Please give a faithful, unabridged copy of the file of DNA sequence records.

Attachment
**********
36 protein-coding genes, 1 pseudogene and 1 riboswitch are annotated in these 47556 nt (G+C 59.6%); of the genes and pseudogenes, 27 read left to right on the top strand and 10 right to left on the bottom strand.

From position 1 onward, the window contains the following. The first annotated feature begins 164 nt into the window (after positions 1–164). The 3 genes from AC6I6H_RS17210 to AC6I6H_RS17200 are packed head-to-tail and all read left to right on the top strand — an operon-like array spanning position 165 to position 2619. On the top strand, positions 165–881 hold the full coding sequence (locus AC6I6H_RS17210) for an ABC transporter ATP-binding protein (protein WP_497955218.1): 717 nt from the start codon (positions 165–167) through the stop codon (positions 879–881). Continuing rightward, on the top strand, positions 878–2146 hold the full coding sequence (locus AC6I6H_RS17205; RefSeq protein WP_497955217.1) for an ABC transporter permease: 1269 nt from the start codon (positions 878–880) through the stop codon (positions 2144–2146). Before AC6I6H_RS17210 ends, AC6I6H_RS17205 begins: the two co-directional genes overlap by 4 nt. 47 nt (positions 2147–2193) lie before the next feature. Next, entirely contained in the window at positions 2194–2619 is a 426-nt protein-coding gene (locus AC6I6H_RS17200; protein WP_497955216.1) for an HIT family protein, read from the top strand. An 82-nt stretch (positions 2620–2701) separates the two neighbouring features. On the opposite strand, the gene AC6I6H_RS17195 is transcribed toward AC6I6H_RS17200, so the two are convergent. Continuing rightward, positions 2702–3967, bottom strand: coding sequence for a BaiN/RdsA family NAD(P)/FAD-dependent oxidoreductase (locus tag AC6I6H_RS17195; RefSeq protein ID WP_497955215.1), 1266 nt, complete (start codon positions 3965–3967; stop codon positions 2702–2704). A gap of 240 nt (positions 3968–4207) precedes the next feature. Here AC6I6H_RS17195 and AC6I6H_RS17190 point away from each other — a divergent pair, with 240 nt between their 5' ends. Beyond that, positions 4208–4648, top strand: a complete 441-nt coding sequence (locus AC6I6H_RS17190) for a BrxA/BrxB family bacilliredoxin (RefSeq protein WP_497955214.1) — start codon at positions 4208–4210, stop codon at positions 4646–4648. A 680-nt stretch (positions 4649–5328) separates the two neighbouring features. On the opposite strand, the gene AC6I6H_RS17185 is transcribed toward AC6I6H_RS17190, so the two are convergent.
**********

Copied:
36 protein-coding genes, 1 pseudogene and 1 riboswitch are annotated in these 47556 nt (G+C 59.6%); of the genes and pseudogenes, 27 read left to right on the top strand and 10 right to left on the bottom strand.

From position 1 onward, the window contains the following. The first annotated feature begins 164 nt into the window (after positions 1–164). The 3 genes from AC6I6H_RS17210 to AC6I6H_RS17200 are packed head-to-tail and all read left to right on the top strand — an operon-like array spanning position 165 to position 2619. On the top strand, positions 165–881 hold the full coding sequence (locus AC6I6H_RS17210) for an ABC transporter ATP-binding protein (protein WP_497955218.1): 717 nt from the start codon (positions 165–167) through the stop codon (positions 879–881). Continuing rightward, on the top strand, positions 878–2146 hold the full coding sequence (locus AC6I6H_RS17205; RefSeq protein WP_497955217.1) for an ABC transporter permease: 1269 nt from the start codon (positions 878–880) through the stop codon (positions 2144–2146). Before AC6I6H_RS17210 ends, AC6I6H_RS17205 begins: the two co-directional genes overlap by 4 nt. 47 nt (positions 2147–2193) lie before the next feature. Next, entirely contained in the window at positions 2194–2619 is a 426-nt protein-coding gene (locus AC6I6H_RS17200; protein WP_497955216.1) for an HIT family protein, read from the top strand. An 82-nt stretch (positions 2620–2701) separates the two neighbouring features. On the opposite strand, the gene AC6I6H_RS17195 is transcribed toward AC6I6H_RS17200, so the two are convergent. Continuing rightward, positions 2702–3967, bottom strand: coding sequence for a BaiN/RdsA family NAD(P)/FAD-dependent oxidoreductase (locus tag AC6I6H_RS17195; RefSeq protein ID WP_497955215.1), 1266 nt, complete (start codon positions 3965–3967; stop codon positions 2702–2704). A gap of 240 nt (positions 3968–4207) precedes the next feature. Here AC6I6H_RS17195 and AC6I6H_RS17190 point away from each other — a divergent pair, with 240 nt between their 5' ends. Beyond that, positions 4208–4648, top strand: a complete 441-nt coding sequence (locus AC6I6H_RS17190) for a BrxA/BrxB family bacilliredoxin (RefSeq protein WP_497955214.1) — start codon at positions 4208–4210, stop codon at positions 4646–4648. A 680-nt stretch (positions 4649–5328) separates the two neighbouring features. On the opposite strand, the gene AC6I6H_RS17185 is transcribed toward AC6I6H_RS17190, so the two are convergent.